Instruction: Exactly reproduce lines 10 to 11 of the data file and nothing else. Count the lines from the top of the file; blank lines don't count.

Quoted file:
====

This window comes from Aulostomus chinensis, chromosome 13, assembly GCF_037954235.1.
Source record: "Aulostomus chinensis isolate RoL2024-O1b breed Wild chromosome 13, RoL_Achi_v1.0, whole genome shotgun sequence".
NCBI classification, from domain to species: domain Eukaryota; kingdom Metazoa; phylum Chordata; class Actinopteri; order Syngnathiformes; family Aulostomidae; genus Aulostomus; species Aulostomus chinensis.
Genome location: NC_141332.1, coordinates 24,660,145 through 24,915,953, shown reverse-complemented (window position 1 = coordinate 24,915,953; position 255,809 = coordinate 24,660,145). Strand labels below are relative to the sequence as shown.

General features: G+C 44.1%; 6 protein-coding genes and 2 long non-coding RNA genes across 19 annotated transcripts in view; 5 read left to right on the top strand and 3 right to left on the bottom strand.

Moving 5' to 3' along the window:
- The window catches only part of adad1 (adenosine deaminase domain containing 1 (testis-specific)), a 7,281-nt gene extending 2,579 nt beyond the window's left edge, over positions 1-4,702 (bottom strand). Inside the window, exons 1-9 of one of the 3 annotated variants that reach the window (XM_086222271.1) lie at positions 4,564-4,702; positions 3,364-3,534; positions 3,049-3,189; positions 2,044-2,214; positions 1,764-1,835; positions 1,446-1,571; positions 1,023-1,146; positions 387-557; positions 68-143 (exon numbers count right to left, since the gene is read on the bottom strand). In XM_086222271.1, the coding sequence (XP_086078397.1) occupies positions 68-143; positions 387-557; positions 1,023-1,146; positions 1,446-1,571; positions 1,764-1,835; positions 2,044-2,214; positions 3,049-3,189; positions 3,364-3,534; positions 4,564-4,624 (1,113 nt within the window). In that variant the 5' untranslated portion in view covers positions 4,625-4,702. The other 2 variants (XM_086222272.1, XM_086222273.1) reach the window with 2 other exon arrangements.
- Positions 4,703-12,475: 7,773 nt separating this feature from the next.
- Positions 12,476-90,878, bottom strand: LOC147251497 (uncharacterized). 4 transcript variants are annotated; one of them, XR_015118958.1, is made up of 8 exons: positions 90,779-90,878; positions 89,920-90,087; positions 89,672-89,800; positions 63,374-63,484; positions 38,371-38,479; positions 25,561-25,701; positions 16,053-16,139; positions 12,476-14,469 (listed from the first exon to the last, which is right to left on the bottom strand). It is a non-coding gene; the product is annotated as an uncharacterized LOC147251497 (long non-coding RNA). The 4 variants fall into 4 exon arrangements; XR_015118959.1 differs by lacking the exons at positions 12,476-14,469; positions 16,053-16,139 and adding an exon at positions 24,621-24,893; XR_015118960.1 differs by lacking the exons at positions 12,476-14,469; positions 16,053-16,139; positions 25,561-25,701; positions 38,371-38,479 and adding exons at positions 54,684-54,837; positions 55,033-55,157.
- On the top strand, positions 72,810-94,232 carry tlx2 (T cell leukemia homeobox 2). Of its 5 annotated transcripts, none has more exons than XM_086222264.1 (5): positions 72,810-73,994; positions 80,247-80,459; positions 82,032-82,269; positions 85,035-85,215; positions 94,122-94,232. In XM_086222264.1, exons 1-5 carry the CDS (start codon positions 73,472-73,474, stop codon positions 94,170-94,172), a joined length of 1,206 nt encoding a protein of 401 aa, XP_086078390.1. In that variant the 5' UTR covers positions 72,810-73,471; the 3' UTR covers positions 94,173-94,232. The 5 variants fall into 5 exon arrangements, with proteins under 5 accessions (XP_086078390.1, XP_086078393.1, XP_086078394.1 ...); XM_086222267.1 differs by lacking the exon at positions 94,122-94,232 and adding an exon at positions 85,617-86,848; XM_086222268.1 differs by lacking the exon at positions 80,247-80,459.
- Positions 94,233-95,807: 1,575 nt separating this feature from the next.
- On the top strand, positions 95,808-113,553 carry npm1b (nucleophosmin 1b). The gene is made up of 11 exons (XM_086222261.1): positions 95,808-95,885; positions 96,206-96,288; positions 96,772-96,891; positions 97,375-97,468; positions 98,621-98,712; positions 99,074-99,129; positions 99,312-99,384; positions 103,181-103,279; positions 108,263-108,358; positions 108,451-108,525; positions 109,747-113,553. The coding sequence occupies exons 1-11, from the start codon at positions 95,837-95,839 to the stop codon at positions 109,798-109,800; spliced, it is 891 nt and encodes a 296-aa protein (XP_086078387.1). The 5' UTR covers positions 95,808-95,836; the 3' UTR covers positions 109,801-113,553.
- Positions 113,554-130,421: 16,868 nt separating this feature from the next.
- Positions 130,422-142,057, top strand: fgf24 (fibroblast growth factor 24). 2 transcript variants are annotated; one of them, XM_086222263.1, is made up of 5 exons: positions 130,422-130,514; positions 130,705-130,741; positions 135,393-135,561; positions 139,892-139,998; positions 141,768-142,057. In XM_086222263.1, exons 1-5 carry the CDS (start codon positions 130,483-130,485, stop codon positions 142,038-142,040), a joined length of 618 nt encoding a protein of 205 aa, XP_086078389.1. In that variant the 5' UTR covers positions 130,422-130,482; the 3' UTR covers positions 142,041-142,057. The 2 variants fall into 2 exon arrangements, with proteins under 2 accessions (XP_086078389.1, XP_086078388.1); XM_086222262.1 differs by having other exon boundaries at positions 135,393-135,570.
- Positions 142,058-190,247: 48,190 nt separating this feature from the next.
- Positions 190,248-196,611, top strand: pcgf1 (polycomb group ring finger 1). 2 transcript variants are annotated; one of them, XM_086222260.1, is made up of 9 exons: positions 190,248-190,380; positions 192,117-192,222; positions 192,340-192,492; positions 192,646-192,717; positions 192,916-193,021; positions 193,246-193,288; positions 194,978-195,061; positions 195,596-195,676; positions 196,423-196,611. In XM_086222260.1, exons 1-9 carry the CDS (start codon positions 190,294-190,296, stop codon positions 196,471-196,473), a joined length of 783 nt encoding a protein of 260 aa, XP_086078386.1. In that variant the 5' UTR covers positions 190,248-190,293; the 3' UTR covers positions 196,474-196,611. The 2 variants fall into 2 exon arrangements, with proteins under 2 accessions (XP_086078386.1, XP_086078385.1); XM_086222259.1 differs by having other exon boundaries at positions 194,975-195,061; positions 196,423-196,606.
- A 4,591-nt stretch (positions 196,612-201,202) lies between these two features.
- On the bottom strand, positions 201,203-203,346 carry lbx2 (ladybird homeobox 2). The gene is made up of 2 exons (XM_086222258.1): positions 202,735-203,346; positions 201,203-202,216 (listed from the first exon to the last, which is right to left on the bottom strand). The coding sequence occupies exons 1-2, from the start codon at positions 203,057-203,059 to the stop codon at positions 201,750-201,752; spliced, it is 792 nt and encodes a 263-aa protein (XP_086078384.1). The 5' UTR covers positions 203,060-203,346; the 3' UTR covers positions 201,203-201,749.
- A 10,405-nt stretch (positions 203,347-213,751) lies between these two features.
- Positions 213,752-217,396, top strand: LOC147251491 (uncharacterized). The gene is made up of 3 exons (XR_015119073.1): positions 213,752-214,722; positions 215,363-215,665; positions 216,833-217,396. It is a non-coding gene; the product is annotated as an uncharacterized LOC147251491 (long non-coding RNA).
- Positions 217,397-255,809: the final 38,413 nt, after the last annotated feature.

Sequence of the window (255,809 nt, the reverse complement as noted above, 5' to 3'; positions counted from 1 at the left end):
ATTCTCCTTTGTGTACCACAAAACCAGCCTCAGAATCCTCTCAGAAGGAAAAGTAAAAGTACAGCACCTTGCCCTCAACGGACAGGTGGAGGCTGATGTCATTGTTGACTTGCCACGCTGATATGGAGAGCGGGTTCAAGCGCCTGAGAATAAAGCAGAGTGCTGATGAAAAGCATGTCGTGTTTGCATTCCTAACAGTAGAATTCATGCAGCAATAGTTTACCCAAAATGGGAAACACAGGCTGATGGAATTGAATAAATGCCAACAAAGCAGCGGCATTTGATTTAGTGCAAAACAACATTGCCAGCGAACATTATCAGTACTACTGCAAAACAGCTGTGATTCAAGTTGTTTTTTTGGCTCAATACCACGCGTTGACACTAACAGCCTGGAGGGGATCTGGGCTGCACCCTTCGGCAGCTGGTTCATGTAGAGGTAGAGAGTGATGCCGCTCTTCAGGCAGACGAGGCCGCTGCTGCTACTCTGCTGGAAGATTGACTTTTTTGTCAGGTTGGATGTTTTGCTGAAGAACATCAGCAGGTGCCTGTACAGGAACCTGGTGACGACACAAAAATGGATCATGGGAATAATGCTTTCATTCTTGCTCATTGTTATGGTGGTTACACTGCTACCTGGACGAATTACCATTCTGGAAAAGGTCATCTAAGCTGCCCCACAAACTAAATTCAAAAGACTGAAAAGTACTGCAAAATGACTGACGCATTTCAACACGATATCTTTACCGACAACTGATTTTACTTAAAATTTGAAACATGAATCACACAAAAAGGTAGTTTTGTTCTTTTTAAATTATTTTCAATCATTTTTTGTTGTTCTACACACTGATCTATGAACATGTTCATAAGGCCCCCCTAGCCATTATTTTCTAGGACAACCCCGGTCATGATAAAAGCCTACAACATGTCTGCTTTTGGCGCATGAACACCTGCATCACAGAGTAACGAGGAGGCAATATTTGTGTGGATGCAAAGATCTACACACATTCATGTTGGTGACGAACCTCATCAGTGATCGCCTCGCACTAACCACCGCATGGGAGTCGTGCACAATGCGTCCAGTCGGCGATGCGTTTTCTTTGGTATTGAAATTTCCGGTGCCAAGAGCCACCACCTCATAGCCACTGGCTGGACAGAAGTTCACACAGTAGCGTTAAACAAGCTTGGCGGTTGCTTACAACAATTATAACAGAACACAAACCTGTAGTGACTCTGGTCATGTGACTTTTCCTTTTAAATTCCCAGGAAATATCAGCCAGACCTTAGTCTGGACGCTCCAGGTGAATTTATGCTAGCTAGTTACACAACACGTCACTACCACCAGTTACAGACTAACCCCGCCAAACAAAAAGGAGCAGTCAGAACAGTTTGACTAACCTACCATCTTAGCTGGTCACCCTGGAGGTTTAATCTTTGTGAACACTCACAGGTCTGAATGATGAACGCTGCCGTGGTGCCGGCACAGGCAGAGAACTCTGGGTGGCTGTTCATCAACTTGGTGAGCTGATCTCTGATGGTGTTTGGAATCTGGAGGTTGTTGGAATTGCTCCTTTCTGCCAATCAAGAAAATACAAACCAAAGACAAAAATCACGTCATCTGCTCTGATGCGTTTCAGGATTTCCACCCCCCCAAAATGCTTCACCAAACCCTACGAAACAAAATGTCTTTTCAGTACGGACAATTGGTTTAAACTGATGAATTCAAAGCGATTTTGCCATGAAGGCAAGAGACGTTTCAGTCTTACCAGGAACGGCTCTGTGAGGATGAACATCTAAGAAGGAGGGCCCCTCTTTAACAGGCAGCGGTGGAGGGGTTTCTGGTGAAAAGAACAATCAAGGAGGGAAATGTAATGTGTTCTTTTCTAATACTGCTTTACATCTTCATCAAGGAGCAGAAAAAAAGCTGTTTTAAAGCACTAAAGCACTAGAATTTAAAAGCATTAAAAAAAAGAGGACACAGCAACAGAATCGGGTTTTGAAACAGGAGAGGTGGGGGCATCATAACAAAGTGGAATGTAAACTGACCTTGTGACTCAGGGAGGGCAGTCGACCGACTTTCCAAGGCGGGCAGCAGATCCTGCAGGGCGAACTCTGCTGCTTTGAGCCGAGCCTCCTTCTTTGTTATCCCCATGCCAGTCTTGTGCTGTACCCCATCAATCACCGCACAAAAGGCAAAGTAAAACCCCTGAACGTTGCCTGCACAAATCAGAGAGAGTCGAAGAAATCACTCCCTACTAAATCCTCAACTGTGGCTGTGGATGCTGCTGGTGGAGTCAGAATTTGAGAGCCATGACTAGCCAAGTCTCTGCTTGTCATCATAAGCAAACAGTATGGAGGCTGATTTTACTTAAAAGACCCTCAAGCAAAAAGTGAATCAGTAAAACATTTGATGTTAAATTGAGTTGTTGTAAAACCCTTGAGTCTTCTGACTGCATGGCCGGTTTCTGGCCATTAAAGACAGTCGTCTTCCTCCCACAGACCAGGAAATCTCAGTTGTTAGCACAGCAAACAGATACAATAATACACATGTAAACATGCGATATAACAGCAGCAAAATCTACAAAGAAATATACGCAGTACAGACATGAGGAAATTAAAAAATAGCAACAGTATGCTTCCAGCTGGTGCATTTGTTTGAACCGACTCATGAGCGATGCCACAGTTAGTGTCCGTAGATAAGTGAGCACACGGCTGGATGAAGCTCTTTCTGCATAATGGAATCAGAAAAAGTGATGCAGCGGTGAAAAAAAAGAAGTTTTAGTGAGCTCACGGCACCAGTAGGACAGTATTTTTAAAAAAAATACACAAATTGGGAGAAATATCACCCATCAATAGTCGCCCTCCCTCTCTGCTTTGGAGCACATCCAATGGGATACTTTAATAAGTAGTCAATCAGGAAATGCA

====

- On the top strand, positions 72,810-94,232 carry tlx2 (T cell leukemia homeobox 2). Of its 5 annotated transcripts, none has more exons than XM_086222264.1 (5): positions 72,810-73,994; positions 80,247-80,459; positions 82,032-82,269; positions 85,035-85,215; positions 94,122-94,232. In XM_086222264.1, exons 1-5 carry the CDS (start codon positions 73,472-73,474, stop codon positions 94,170-94,172), a joined length of 1,206 nt encoding a protein of 401 aa, XP_086078390.1. In that variant the 5' UTR covers positions 72,810-73,471; the 3' UTR covers positions 94,173-94,232. The 5 variants fall into 5 exon arrangements, with proteins under 5 accessions (XP_086078390.1, XP_086078393.1, XP_086078394.1 ...); XM_086222267.1 differs by lacking the exon at positions 94,122-94,232 and adding an exon at positions 85,617-86,848; XM_086222268.1 differs by lacking the exon at positions 80,247-80,459.
- Positions 94,233-95,807: 1,575 nt separating this feature from the next.